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Hayti Heritage Center

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St. Joseph’s African Methodist Episcopal Church
1891, Samuel L. Leary. 804 Old Fayetteville St.
  • (Photograph by Erik Floor)

St. Joseph’s AME Church, now the Hayti Heritage Center, is the symbolic cornerstone of Durham’s African American community. Following the Civil War, a neighborhood of African American freedmen known as Hayti grew on the southern side of the railroad tracks that ran along the edge of downtown Durham. The community was economically and culturally independent of Durham in the Jim Crow era and largely self-sufficient with prominent commercial districts along Fayetteville, Pine, and Pettigrew streets. Nicknamed “Black Wall Street” by Booker T. Washington, the area’s vibrancy and building fabric were largely destroyed in the mid-twentieth century by highway construction and urban renewal programs.

The church was constructed on the site where Reverend Edian D. Markham had established a congregation in 1869. An open-air bush arbor, the first known structure on the site, gave way to a log construction that housed the church and, possibly, the first schoolroom in Durham for African Americans. Known then as Union Bethel, the log church was replaced by a wood-framed structure, which stood until 1890. That same year the congregation established a building fund with financial contributions from local philanthropists, which made immediate construction possible. Samuel L. Leary from Philadelphia was hired as the architect, and the cornerstone laid in 1891. Tobacco giants Washington Duke and Julian S. Carr were honored for their substantial monetary gifts with prominently displayed stained glass portraits.

The church’s design is an eclectic mixture of the Romanesque and Gothic revival styles. At St. Joseph’s, the monumentality of the church contributed to the sense of permanence of the Hayti district amidst the emerging industrial landscape of the city. The exterior is understated, with unadorned, locally fired brickwork by Robert B. Fitzgerald, laid up in a one-to-five common bond pattern. The church’s most prominent feature is the steeple at the southeastern corner, with its louvered belfry, pyramidal spire, and elaborate cast-iron finial. Buttresses and lancet windows provide a stately rhythm to the body of the church, which is three bays wide by eight bays long and capped with a steeply pitched gable roof. The main entrance has paneled double doors surmounted by a stained-glass tympanum featuring the name of the church. Washington Duke’s circular stained-glass portrait is prominently located above the entrance.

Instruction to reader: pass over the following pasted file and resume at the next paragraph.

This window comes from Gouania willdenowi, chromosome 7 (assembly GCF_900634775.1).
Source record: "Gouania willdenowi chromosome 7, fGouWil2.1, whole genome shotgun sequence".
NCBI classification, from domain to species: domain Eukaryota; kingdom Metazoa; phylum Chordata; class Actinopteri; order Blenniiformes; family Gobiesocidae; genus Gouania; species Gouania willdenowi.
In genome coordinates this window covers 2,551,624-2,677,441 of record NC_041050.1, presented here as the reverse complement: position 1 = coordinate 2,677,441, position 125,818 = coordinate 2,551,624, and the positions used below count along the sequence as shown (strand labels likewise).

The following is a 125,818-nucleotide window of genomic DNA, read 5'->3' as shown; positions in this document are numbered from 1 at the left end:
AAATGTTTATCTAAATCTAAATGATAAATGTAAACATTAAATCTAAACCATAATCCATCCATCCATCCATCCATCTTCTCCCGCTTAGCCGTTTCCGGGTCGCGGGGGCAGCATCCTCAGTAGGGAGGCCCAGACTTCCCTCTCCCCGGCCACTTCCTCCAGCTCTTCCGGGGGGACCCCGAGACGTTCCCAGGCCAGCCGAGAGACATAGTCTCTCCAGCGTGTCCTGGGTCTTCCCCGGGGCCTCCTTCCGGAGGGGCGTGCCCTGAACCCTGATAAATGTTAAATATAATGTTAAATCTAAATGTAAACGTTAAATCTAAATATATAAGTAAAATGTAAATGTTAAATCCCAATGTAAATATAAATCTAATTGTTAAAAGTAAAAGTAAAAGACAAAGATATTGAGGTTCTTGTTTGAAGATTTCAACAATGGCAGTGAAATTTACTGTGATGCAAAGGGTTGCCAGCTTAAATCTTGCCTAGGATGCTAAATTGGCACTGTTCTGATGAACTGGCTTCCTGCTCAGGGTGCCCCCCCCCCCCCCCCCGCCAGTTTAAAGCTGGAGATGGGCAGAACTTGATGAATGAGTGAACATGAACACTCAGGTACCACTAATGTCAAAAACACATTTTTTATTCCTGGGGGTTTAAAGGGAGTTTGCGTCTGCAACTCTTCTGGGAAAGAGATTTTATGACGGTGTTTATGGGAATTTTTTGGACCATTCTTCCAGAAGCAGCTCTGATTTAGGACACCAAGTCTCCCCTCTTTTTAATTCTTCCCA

The plain exterior gives way to the tastefully ornate interior, with a polychrome, pressed-tin ceiling of eggshell, turquoise, and gold, and three two-tiered Art Nouveau brass chandeliers. The sanctuary is laid out in a radiating theater-style or auditorium plan, a popular form in late-nineteenth-century African American houses of worship, which had its origins in the renting of urban theaters by Evangelist preachers to house their nomadic congregations. This close-contact, semi-elliptical seating arrangement provides the best possible auditory and visual conditions for participatory worship.